The USDA measures something called “food insecurity” – basically, that’s when someone lacks consistent access to adequate food. Although fewer Oregonians struggled with food insecurity between 2014 and 2016, the number is still high. Approximately 14.6 percent of Oregonians struggle to feed themselves.
Carly Sanders is the Food Program Manager for the nonprofit Neighbor Impact in Redmond. She said many of her clients struggle to pay for groceries because of rising rents.
“Their rent has gone up or they’re really struggling to find housing,” said Sanders. “And so at the end of the month they’ve spent their money on rent and they need to visit emergency food programs.”
According to the USDA, Oregon is the 12th hungriest state in the nation.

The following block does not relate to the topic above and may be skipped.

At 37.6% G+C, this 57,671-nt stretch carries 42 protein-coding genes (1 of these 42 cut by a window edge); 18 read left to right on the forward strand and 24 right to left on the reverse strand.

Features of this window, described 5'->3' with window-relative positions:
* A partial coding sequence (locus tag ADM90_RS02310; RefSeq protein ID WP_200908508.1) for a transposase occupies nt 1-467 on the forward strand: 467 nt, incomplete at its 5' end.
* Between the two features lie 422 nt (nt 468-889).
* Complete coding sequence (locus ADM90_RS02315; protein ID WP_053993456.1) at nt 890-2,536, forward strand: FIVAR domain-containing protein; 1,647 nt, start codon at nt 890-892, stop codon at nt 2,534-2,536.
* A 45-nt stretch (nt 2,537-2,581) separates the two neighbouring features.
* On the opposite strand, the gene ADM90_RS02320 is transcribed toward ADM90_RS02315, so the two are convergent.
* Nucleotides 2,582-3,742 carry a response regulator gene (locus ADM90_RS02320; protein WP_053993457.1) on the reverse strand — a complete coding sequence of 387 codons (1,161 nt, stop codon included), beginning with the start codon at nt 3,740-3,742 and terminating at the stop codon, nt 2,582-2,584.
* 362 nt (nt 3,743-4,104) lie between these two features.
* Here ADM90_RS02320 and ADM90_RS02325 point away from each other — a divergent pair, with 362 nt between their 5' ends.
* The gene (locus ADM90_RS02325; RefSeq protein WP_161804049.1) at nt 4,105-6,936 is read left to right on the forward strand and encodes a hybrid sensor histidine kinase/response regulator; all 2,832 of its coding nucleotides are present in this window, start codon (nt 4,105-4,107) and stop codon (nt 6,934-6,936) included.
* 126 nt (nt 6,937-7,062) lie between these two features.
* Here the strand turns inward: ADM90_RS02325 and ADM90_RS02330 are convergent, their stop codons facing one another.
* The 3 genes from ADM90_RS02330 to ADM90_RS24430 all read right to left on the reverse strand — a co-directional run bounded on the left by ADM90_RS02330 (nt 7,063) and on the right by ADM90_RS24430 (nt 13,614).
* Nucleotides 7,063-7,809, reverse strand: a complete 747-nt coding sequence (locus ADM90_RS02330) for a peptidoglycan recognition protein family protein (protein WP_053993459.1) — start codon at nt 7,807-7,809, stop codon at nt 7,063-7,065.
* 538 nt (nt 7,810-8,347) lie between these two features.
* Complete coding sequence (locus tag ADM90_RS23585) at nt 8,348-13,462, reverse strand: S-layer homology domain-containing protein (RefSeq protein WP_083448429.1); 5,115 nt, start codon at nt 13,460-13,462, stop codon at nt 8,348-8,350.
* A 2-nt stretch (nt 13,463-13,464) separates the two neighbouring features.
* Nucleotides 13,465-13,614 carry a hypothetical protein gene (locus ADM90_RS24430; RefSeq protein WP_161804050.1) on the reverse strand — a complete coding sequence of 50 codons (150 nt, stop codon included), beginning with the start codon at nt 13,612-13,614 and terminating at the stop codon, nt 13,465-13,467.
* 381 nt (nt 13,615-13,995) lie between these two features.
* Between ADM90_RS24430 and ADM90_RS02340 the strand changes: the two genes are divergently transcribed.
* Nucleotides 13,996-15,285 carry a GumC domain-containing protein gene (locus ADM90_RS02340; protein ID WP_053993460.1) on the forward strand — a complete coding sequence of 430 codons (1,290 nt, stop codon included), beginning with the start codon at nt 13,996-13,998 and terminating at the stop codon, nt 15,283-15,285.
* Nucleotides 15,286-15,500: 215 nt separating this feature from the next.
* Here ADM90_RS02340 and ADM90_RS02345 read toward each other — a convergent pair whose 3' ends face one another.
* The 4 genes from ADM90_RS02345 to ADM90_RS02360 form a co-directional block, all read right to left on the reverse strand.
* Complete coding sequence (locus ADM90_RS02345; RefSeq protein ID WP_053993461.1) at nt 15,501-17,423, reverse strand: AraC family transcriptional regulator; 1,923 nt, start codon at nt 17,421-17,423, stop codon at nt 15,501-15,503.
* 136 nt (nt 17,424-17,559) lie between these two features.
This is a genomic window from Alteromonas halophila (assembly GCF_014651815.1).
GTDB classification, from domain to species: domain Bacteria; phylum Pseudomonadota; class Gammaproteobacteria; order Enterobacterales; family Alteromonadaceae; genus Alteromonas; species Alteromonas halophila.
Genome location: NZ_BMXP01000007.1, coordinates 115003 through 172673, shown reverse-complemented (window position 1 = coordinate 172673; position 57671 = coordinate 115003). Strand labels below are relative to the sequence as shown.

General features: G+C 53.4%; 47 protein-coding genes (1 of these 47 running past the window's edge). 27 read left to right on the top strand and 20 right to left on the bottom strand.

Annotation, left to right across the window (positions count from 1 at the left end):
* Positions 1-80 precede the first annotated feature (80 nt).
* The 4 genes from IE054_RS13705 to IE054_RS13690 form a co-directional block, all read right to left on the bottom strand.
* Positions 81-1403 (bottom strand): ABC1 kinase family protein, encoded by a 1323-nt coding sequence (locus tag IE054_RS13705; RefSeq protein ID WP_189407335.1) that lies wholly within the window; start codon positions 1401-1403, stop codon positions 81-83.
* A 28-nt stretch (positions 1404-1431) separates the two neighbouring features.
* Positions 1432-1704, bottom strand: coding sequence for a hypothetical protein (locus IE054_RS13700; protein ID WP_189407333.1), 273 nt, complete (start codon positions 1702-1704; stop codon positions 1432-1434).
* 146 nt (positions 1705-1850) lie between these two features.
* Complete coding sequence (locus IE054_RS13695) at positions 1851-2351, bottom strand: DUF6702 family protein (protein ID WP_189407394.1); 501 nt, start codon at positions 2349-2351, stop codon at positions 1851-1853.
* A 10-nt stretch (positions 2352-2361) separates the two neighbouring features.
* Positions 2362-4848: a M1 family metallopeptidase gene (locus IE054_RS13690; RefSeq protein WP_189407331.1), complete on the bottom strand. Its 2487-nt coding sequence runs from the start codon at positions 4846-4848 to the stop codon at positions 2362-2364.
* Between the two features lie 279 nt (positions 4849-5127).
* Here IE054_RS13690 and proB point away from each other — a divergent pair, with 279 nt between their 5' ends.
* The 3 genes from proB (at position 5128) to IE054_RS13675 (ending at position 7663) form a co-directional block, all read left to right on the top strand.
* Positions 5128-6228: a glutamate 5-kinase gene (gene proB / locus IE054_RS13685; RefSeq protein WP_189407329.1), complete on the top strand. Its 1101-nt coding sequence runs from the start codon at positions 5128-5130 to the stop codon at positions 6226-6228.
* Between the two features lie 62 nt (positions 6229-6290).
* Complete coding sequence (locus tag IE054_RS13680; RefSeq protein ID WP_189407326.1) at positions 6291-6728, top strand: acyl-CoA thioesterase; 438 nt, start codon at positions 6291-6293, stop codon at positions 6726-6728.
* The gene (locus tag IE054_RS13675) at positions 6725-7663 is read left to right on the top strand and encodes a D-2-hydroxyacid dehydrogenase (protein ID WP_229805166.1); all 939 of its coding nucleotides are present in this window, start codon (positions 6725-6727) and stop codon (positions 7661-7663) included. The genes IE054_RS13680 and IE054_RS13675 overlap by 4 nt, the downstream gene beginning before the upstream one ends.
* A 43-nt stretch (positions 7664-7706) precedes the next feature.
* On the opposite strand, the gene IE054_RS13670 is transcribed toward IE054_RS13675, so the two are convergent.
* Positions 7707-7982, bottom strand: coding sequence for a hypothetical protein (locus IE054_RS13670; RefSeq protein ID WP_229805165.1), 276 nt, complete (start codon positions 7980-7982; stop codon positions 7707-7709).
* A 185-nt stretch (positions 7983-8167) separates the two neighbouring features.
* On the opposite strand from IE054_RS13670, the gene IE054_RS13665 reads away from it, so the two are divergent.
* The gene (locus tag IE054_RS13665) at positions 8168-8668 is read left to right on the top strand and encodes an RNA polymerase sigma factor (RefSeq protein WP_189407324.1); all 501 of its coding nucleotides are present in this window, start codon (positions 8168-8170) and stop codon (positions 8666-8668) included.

Nonprofit groups that work with low-income Oregonians pointed to the success of the Supplemental Nutrition Assistance Program (or SNAP, formerly known as food stamps) for the decline.
“We are appalled at proposals at the federal level to make cuts to food assistance for people and families,” says Annie Kirschner, executive director of Partners for a Hunger-Free Oregon. “As Congress addresses the budget, our lawmakers must strengthen SNAP, not cut it. The bottom line is that if these proposed cuts become law, more people will experience hunger in every corner of Oregon.”